I wrote a lot of short vignettes while we were WWOOFing in Brazil, things that would have made for appropriate blog entries. Unfortunately we did not have internet there. Actually it was really nice not to have internet. Anyway, here is one of them. Perhaps more to come.
Last night I herded cattle. Galloping alongside them in tall grass, trying to avoid stomping in their shit while maintaining the best position relative to the cows and their “barn”, I felt like I’d found my calling.
A little. It took some time to gain a field sense, to understand where to position my body in relation to the animals. I tried to use my dormant sports knowledge. At the beginning, Danny and I were the wings. Our backs were feet away from the fence and no one was getting between us and that sideline. We shuffled back and forth along the field’s edge, listening to calls from our teammates and occasionally cutting in to try to block our opponents. I was even wearing my jersey, as it is one of three shirts I have with me.
There were a few minor differences between this and ultimate of course. We were at the top of a hill, in knee high grass, in flip flops (because this is Brazil, and everything can be done in Havaianas), avoiding poops, and we couldn’t actually see the cows nor our teammates because of all the trees. Otherwise I might as well have been back in college.
Another difference: I felt like an idiot. Pacing back and forth across the top of the hill not even able to see the cows, much less herd them, I realized I had no idea what I was doing. Danny and I were on the point of throwing in the towel when Diego arrived on a white horse (literally). At first he trotted past without giving us any instructions. Reasoning that his lack of communication may have resulted from the fact that he doesn’t speak English and we don’t speak Portuguese, rather his not needing our services, we decided to follow him. We didn’t want him to think that we were giving up (which we were) or lazy (which we were). Suddenly we saw the cows. Diego reappeared, vaulted off his horse, and handed Danny the reigns to hold before he set off running around the herd. Since Danny now had a purpose, I followed Diego alone.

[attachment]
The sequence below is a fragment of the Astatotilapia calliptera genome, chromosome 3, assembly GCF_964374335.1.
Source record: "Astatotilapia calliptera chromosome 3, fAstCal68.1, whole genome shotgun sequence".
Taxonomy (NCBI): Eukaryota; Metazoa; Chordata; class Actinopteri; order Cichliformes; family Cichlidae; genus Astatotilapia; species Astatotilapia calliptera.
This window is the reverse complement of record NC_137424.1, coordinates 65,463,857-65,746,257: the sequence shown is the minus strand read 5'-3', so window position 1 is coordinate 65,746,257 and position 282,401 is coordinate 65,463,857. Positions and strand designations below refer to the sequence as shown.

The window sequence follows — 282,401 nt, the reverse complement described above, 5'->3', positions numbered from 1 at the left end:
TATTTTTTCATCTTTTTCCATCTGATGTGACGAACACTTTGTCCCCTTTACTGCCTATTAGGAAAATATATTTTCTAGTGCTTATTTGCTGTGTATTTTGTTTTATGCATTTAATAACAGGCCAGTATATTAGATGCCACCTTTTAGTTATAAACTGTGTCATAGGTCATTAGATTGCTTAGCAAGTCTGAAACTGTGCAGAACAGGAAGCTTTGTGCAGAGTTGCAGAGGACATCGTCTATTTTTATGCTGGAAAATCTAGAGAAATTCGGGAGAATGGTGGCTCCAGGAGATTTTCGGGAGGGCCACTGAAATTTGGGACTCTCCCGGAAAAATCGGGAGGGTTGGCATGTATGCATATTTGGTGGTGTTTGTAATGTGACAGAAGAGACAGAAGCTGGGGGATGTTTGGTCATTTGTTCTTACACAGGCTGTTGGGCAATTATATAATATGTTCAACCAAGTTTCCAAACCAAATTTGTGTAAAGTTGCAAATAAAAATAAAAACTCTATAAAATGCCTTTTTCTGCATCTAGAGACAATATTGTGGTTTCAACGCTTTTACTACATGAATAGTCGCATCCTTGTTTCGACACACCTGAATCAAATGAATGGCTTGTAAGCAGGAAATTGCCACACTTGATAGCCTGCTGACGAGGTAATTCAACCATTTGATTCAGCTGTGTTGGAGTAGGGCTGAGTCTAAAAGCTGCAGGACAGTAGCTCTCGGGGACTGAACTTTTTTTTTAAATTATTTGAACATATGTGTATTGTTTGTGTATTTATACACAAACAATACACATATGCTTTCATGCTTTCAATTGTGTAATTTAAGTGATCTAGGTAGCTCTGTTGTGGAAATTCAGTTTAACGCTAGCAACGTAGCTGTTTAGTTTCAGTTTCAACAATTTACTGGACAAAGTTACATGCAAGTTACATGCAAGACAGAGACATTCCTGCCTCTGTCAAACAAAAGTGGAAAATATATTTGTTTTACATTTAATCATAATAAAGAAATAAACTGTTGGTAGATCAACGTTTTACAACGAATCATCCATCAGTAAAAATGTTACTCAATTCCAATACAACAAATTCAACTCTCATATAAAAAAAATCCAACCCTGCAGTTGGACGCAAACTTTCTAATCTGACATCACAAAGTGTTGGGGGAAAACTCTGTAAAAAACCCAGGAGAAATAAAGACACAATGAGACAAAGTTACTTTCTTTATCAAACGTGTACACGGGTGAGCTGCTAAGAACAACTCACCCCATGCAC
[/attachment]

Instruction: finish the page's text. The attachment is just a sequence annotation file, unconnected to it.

Working alongside someone who knew what he was doing, it was much easier to see where I should put my body. Diego would run towards the cows leaving them two general direction in which to flee him, one of which was where we wanted them to go. It was then just a matter of putting myself in the way of the other path.
I was part of the team! I faked and wove and darted, flipping my flops and tripping over the high itchy grass. I felt like I was playing in some vital season determining game much better and more fluidly than I play in most games, even with all the flopping and poop avoiding. Except losing was not an option. Things might take longer if we didn’t do a good job (in fact I’m sure it could have been done much faster by Laura Ingalls Wilder), but we couldn’t not complete the mission. We couldn’t say, “okay cows, you win, you’re ten times bigger and stronger than we are, let’s all high five and go for pizza. Everyone gets a trophy for participation!” No, without completing our task there could be no pizza, because there could be no milk!! But once Diego and I were a team I knew we’d lograr. I knew we’d get it eventually.
When we got the cattle into the little spiral leading to their pen, I manned the door, somehow understanding across language barriers that I was to follow commands of “open” and “close” until the calves were all inside and their moms were not. This way the babes would drink no milk all night and we’d get some in the morning for our pizza (okay actually, when we did make pizza, we bought cheese from the lady down the road who owned 70 buffalos. You can’t really beat buffalo cheese for pizza. And don’t even get me started on buffalo yogurt). Seems a fair deal. We’d get the morning milk, they’d get the evening milk.
By the time this opening and closing business started, everyone else had gathering around to watch and make sure the cows didn’t escape again. My adrenaline was already pumping from the rush of bounding quasi-barefoot through the field. Now I had an audience to witness how naturally I took to being a cowgirl. I stood on the balls of my feet, knees bent, arms up agains the gate ready for the Portuguese commands: abrir, fechar. I opened, I closed, I opened, until all the cows were in their places. Then I tied the gate shut, took a breath, and leaned back against the fence to stare at the beautiful creatures I had just corralled. I basked in their essence, feeling like this was where I belonged. I guess I knew some things when I was nine years old and decided I wanted to be a dairy farmer when I grew up. I thought once again of Laura, who got to spend whole days with the cows in her childhood.
My reward this morning was to go alone with Diego to milk the goats and one of the cows. We cleaned their udders with warm water, secured their legs, and squeezed treasure from their teats. Two different types of warm frothy deliciousness. The path down to the house was slick from rain and I was wearing sandals again, so I slid down on my butt rather than risk spilling the milk we’d just worked so hard for.
In the kitchen, the others had been preparing breakfast while we milked. Flushed and dripping from the rain, I entered with a huge grin, strained the milk, and set the prize on the stove to boil with a bit more of a triumphant flourish than was necessary. I drank warm cow’s milk in my coffee and poured goat milk yogurt I had made the day before on my fruit. So did everyone else.
I love dairy.